A mentor told me this one day in our session, and it really resonated with me because it’s so true. In working with a spectrum of personalities over my academic and professional career over the past 10 years, I have consistently found that most people love to bring up problems; but very few of those people actually do anything about them. This boils down to the “all talk, no action” phenomenon that I am sure many of us have been guilty of before.

I am not implying that we should cease our complaining, because the first step to addressing a problem is actually bringing it up. However, I think we’re all capable of thinking one step ahead of the issue at hand. If we’re complaining about something, then surely we think there is a better solution out there. Otherwise, we wouldn’t be complaining in the first place.

By simply starting a discussion around a particular topic, we’re only lighting the spark. But love and science have proved that sparks can easily die. To build a fire around the problem and “bring it to light” amongst a wider audience can be difficult. If it doesn’t directly affect them, people tend to be disinterested because they are busy with their own problems. To get around this, we need to prove that our problems do affect them in some way.

How do we do that?

It is important that we think one step ahead to eliminate the pointless back-and-forth conversations with others. If we want to prove that our problems are other peoples’ problems, then we need to highlight as such. Here are 3 tips that I have learned about to help highlight problems and make them matter to other people:

1. Quantify the Impact – In any setting… whether it is academia, sports, or business, we achieve success and recognition by emphasizing the impact. A student with a high GPA is revered for being intelligent, the sports teams with the best scores will go down in history, and the candidates that can quantify their added value to their companies are much more hireable. With this in mind, we can assume that numbers affect human perceptions, especially when there is a lack of context.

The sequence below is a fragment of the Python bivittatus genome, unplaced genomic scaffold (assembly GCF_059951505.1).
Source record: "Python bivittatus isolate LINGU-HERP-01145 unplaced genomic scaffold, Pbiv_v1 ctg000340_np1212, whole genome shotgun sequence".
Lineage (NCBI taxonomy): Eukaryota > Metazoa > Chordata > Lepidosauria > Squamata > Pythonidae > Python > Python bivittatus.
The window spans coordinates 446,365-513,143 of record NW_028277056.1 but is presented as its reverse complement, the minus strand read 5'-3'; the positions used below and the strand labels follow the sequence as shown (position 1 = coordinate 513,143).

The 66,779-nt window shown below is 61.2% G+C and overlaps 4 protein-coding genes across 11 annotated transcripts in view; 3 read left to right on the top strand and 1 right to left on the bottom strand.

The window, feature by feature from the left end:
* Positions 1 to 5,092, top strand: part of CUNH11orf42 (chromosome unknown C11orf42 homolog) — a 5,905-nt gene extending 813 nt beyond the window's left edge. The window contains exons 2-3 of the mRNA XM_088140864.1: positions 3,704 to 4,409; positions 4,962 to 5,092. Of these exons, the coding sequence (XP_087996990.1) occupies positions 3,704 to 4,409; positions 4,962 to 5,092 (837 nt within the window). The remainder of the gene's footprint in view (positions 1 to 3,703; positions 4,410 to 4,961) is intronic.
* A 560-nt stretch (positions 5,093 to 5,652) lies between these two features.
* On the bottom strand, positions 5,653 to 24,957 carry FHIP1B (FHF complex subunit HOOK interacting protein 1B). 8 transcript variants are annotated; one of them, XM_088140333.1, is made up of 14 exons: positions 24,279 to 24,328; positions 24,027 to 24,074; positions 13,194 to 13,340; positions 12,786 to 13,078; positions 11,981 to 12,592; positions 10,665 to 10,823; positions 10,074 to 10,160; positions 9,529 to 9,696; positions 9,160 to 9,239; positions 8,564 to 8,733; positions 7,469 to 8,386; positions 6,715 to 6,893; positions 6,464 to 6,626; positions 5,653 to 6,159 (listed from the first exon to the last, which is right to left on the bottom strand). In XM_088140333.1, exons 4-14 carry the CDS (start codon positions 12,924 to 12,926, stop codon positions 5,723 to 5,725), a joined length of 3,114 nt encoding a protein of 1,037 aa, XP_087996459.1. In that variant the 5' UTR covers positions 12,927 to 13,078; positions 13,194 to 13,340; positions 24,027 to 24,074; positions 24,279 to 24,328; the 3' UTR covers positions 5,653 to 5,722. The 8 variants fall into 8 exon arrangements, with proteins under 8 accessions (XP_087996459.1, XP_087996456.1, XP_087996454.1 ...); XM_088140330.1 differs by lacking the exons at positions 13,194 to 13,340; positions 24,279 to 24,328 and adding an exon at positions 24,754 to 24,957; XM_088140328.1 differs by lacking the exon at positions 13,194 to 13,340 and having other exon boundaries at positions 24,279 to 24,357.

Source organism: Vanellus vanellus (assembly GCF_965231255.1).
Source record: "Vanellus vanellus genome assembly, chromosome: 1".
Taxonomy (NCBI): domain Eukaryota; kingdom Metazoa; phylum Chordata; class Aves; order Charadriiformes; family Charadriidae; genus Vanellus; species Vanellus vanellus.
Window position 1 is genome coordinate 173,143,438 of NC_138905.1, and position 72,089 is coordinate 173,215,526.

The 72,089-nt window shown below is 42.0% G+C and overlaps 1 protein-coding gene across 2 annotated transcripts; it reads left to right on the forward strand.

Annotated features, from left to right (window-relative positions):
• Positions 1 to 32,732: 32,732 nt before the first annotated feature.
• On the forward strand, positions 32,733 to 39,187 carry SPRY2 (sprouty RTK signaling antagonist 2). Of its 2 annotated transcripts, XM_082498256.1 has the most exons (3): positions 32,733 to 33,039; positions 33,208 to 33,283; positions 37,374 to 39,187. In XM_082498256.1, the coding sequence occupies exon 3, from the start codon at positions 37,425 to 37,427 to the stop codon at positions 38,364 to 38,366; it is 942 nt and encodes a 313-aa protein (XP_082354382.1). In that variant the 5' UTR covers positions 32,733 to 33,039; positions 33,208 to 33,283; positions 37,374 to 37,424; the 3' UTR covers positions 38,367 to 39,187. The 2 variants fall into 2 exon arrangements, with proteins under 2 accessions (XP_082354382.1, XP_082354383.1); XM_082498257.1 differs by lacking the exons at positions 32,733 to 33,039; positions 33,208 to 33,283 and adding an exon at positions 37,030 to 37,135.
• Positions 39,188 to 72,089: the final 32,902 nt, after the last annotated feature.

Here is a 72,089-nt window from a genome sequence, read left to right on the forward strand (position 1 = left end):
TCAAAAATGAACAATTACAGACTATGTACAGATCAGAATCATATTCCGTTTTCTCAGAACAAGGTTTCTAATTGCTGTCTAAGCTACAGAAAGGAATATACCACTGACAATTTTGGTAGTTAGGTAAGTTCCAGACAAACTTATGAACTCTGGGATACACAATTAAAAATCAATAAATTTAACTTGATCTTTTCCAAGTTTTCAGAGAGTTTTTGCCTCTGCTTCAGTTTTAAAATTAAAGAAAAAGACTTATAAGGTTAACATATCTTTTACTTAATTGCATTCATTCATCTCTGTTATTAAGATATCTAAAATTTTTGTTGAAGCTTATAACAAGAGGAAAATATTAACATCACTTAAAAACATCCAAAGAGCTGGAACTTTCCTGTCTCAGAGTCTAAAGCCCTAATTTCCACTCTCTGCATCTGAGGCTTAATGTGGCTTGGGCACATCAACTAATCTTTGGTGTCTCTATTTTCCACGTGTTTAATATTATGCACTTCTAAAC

If you were to go up to someone right now and tell them that you lost money, I am certain they would respond with something along the lines of “How much?”

2. Use Visuals – Sometimes, when there are too many words or numbers in one place, people become frustrated trying to interpret what’s in front of them, and your messages become disrupted. Graphs and matrixes are great visual tools that can be used to highlight areas of concern. Visuals are often portrayed with a spectrum of colours from green (indicating good) to red (indicating bad). Some examples of illustration tools are Dashboards/Score Cards and Heat Maps. 

3. Take Initiative – A lot of the time, managers haven’t dealt with said issues because they were unaware or had other priorities to take care of. Instead of leaving it to the next person to figure out, why not just do the dirty work and get it over with? Sometimes, people don’t resolve problems because they claim that it is “above [their] pay grade” which I think is an excuse. Other times, people think that the tasks to resolve said problems are too mundane and do not want to bother undertaking these tasks and wasting their time. At the end of the day, the problem has to be resolved and sometimes you should just suck it up and get it done!

Thanks for reading this semi-rant! Please note that these are my thoughts based on stories that others have told me and my own experiences and general interactions with others. Stay tuned for a blog post that I’m dying to write on That’s Above My Pay Grade.